Arsenic and hypertension

In a recent study published in the journal Environmental Health Perspectives, researchers led by Jiang, et al, revealed that arsenic can increase the risk for developing hypertension (high blood pressure). The study looked at people in Bangladesh whose water supply (wells) has been found to be contaminated with arsenic. You may ask how that would affect people in the rest of the world. Arsenic in the environment is almost universal, contaminating our water supply and our food chain.



One of the main sources of arsenic in our diet is through the consumption of rice. It is estimated that rice will soak in up to 10 times the arsenic that other grains will. Also, a number of strains have been bred to thrive in high arsenic fields. All of this should make people reduce the amount of rice in their diets.

Removing or reducing rice is a difficult dietary change. If that is not an option, there are things you can do to lower the amount of arsenic in rice. The most important thing you can do is select a strain that is grown in low arsenic areas such as California. Rice grown in Asia seems to be much higher in arsenic content. The other thing you need to do is to rinse your rice, dispose of the water and then cook it. While it doesn’t eliminate the heavy metal, it does reduce it by a significant amount.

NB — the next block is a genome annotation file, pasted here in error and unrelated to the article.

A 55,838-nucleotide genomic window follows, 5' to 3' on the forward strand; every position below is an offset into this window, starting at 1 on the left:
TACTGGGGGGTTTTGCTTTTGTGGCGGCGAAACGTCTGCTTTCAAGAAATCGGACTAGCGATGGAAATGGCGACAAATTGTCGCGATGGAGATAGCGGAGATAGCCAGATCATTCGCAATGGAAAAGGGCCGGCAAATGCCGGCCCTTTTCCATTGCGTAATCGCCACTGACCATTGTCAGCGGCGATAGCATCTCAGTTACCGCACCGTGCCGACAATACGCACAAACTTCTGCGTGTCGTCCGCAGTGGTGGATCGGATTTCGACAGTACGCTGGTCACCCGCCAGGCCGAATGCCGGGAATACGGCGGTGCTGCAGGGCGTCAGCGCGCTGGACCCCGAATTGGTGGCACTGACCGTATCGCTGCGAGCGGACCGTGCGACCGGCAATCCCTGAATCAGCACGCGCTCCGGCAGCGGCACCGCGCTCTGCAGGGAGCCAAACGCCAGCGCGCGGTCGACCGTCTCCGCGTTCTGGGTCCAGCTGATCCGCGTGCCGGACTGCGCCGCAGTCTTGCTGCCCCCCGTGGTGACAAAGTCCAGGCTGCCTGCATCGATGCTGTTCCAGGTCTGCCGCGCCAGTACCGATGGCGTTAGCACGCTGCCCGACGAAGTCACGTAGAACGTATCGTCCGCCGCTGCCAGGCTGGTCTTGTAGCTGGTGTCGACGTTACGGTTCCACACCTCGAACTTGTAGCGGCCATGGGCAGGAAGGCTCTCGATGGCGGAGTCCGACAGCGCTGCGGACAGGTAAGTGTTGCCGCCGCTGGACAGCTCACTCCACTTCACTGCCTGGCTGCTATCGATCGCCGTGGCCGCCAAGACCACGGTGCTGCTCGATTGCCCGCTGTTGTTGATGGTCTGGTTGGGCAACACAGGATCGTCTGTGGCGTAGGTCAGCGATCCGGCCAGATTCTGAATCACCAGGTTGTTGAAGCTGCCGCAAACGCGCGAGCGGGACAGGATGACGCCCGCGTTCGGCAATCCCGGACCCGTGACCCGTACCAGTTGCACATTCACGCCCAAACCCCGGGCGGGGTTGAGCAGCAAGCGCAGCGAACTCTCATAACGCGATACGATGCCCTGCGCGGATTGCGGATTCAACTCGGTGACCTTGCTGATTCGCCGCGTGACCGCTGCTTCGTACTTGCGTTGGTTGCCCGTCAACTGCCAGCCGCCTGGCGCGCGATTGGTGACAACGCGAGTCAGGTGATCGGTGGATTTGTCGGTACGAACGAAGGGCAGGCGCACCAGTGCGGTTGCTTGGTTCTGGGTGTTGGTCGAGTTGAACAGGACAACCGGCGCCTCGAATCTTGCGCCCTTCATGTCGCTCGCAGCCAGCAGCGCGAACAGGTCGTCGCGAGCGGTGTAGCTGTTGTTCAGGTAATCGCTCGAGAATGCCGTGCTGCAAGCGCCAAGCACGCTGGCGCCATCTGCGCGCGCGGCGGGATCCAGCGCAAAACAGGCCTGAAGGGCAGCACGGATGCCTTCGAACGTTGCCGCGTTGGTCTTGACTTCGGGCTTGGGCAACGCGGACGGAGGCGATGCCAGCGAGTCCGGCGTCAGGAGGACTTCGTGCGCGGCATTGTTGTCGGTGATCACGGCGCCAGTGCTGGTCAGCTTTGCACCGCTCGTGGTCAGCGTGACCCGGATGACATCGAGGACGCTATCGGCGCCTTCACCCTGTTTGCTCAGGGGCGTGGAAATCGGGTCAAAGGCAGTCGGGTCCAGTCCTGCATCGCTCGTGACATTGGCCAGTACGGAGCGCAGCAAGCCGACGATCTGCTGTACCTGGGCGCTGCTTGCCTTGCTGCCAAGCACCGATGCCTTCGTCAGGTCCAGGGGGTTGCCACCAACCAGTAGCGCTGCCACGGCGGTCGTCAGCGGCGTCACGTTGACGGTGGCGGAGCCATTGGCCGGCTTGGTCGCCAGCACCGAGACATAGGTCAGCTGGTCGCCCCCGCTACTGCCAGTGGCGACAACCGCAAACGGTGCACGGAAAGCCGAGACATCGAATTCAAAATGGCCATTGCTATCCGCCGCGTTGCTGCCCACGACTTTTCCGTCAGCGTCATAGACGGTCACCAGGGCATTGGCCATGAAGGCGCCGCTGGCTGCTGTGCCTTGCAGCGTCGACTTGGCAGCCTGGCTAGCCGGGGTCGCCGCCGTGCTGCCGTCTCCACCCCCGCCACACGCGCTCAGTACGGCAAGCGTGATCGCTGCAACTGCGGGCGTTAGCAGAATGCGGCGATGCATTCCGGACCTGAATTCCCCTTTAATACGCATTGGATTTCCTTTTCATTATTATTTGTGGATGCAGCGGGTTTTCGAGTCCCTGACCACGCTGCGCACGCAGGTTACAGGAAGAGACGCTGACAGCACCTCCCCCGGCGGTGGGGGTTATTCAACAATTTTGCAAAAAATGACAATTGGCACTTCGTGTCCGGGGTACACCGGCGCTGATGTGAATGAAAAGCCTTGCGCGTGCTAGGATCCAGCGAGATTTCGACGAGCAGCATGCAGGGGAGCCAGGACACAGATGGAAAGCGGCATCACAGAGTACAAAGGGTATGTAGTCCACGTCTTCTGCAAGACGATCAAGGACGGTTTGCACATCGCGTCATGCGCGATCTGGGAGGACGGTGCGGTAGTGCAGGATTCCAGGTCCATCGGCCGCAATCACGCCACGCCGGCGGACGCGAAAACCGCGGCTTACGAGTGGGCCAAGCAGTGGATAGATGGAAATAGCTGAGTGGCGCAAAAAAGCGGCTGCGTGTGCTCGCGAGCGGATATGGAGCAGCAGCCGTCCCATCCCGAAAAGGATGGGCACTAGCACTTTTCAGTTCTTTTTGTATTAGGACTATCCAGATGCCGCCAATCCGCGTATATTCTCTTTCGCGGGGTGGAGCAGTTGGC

Children should be the one group that needs to greatly reduce their rice intake as they, along with the elderly are at greatest risk for detrimental health outcomes due to arsenic exposure. Rice milk is to be avoided at all costs as it has higher levels of arsenic than is allowable in drinking water.

If you want to learn more about this go to the Environmental Working Groups page on the subject by clicking here.

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